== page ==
Potential Impacts

EWEB recognizes that farms are a critically important resource in the watershed.  They produce food and other products that society depends on, provide a livelihood for farmers, and maintain the land in a condition that is generally conducive to environmental stewardship and is also a preferred land use to subdivisions and other development adjacent to the river.  EWEB is interested in helping farms to become more economically viable so that farmland stays as farmland and is not sold off for development.  At the same time, EWEB is also interested in encouraging farmers to reduce chemical use where possible, as pesticides and fertilizers can run off of the land and into the river during rain events.  EWEB’s drinking water treatment plant, like most other conventional drinking water treatment plants, was not designed to treat for these types of chemicals.

EWEB supports farmers through the Healthy Farms Clean Water Program, which consists of several project components that farmers can choose from to help improve their economic viability, ranging from free soil sampling to free agricultural chemical disposal.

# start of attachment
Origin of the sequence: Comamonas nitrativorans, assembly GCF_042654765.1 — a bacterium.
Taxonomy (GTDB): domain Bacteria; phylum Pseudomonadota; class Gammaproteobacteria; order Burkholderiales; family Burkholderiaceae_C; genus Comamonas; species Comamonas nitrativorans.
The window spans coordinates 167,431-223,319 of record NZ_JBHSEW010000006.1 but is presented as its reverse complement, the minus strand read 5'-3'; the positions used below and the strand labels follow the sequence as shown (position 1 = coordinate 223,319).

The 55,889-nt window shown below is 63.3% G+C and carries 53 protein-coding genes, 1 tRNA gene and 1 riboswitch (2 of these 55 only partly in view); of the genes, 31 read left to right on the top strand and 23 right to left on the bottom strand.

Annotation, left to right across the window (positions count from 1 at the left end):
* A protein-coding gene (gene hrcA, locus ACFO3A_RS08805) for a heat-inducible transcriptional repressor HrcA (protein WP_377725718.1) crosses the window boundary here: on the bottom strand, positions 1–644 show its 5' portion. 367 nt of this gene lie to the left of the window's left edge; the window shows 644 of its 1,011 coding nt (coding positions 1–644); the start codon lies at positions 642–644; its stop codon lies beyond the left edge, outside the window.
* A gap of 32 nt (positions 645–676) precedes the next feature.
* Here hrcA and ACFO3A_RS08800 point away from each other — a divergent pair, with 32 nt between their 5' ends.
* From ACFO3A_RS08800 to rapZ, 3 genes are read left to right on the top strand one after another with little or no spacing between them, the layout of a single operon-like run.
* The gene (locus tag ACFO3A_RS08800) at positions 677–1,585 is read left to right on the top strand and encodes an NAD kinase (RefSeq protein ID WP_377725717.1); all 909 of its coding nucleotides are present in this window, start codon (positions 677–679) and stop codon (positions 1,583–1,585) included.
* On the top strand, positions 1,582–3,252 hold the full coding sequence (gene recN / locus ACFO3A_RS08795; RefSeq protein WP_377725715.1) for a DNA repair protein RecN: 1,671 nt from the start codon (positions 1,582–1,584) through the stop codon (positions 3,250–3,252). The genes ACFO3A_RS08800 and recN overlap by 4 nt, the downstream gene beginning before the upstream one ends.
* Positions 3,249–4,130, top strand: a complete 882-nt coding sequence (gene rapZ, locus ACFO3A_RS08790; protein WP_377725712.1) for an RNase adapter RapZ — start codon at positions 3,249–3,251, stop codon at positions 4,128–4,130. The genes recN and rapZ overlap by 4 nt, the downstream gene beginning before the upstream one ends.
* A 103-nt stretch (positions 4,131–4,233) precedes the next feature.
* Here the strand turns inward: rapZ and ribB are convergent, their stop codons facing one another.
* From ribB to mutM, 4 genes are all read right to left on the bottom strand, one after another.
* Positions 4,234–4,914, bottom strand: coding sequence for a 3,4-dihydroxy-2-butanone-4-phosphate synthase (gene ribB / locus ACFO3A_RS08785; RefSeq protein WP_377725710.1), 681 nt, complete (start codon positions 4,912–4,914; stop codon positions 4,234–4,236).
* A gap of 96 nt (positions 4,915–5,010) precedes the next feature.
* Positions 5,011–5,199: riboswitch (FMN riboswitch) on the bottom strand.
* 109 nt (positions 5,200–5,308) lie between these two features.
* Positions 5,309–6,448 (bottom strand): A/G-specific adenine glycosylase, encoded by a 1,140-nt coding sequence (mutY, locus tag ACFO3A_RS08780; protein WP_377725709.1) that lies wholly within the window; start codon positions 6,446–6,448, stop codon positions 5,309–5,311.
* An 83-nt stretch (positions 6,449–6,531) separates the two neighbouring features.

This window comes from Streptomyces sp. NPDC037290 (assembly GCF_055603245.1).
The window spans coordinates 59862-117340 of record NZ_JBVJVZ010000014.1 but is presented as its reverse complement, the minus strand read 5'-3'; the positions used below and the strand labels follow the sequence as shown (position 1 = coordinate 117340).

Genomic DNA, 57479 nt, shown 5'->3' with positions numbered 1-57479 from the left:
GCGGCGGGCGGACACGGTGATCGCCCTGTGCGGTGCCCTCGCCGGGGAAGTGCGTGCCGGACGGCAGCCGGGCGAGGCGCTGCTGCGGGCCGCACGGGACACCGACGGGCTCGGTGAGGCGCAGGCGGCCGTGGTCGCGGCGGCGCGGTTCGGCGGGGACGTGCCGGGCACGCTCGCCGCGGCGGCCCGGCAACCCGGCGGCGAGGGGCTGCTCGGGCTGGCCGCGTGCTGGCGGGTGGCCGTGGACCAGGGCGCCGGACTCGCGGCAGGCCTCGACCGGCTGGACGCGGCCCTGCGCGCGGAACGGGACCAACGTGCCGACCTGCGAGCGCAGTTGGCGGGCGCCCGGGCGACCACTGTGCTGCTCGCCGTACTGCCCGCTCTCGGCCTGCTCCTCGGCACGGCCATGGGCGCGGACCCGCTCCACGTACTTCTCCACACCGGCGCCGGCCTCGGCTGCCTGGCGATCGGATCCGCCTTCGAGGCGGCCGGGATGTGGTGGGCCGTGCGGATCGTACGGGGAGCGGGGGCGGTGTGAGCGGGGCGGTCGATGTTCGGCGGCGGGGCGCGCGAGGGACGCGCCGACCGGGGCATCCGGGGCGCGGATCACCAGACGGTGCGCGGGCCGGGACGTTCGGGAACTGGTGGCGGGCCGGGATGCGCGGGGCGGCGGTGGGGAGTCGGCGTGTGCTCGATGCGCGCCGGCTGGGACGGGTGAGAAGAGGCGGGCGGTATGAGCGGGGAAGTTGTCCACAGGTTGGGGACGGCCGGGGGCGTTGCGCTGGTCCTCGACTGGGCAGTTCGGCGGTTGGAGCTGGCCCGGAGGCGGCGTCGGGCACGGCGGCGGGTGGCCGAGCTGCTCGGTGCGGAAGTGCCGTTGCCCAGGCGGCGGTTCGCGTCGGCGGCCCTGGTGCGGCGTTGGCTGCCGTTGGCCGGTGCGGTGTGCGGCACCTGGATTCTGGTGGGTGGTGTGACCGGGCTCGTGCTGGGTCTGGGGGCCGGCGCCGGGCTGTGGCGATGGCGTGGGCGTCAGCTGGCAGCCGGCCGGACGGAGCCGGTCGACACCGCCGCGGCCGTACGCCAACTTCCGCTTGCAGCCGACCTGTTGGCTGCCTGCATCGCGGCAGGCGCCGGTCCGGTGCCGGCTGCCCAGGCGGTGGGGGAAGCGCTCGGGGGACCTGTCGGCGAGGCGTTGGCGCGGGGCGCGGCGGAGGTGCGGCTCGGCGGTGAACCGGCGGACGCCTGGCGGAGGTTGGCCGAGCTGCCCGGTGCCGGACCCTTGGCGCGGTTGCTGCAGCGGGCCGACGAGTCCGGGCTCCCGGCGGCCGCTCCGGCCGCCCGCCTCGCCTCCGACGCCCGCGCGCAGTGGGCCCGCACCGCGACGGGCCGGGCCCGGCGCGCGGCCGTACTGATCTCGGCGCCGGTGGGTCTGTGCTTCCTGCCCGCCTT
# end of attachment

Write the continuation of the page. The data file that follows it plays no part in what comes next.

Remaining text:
Pollution


Development along rivers often leads to loss of riparian vegetation, increased fertilizer and pesticide use, increased impervious surface area and storm water runoff, contamination of water from septic systems, and hazardous materials spills. The closer to the river, the more likely pollutants are to reach the water via runoff, especially during rain and storms.

Water Quality


In the McKenzie watershed, development along the river has resulted in over 200 structures being built in the floodway, and nearly 1,200 in the 100-year floodplain. While drinking water quality of the McKenzie River is currently excellent, human activity and development within the watershed poses significant challenges for the long-term protection of this currently clean and safe drinking water source.

The Eugene Water & Electric Board (EWEB) hopes to help farmers become more economically viable in order to keep farmland as farmland, which is considered a more benign land use than conversion to residential housing.